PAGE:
My wrist is still sore and it’s hard to write, but I much prefer it to typing. I feel as though you guide my pen. The keyboard is fast but impersonal.

In you, Lord, God of the living, we are all alive. We do not see Abraham, Isaac, or Jacob. We no longer hear the voices of those family members and friends who have preceded us into Eternity, but we know that you see them, and that when we meet again it will not be in an earthly relationship, but in one of unity with you, constantly joined in praise and thanksgiving. We will sing without tiring. We will, as the hymn, “Gather Us In,” states, “enter the song.” Gather us, indeed, Lord, serving now so that we will recognize you in each of us.

Presentation of the Blessed Virgin

The chief priests, the scribes, and the leaders of the people, meanwhile, were seeking to put her to death, but they could find no way … because all the people were hanging on his words. (Luke 19:47-48)

Your word draws us into you, Lord. If we hang onto it, we live in you.

“The people” had no political power during your ministry, Lord; yet fear of them kept those in charge from seizing you – until your time had come. We who cling to you are stronger than we know. Give us courage.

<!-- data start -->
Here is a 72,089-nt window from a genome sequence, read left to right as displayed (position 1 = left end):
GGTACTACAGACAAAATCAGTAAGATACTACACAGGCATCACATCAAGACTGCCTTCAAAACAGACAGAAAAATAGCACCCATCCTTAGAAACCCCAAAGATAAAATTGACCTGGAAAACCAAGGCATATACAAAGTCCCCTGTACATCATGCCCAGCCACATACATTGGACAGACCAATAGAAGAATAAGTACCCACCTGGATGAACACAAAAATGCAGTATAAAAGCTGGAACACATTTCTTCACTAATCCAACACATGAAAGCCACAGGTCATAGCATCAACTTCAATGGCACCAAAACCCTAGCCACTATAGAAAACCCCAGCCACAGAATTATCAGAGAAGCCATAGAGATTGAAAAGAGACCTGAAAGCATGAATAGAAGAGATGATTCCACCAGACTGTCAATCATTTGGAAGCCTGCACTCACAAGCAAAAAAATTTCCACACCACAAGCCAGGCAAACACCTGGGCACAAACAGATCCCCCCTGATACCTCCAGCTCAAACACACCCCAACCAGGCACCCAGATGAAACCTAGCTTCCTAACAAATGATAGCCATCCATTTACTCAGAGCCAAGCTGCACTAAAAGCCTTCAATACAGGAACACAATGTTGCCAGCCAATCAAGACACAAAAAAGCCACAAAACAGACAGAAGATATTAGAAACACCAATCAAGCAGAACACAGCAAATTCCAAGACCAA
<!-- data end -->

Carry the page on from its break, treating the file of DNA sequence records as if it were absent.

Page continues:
What could be more tragic than the death of our God, and yet through it you bring salvation. What earthly disaster need we fear? The only real loss is the loss of our soul. Nothing else can dismay us.

As Jesus drew near Jerusalem, he saw the city and wept over it, saying, “if this day you only knew what makes for peace, but now it is hidden from your eyes. (Luke 19:41-42)

Lord, please draw us into your loving Presence. Open our eyes to your peace. Let us accept you now, for this is the time. There is only today. Just as we cannot bury our talents to dig up later, we cannot save up your grace without acting on it. Peace and love are now, if we recognize them—if we recognize you, that is. Enter into our hearts as you prepared to enter into Jerusalem. Let us welcome you with the joy that you give us, turning it back to you.

He called ten of his servants and gave them ten coins and told them, “Engage in trade with these until I return. (Luke 19:12)

Good evening, Lord. I have been so aware of my father, on this, the 22nd anniversary of his death. I feel him, still watching, praying for me as I pray for or with him. I truly feel that is with you in your glory. He was a gentle, compassionate and encouraging man, and he suffered so much during his life. For the last nine years, he could not speak, though he could understand us. I know we cannot presume, but surely that helped to make him ready. I did not deserve a daddy like him, any more than I deserve your love, Heavenly Father, or the redemption by your Son.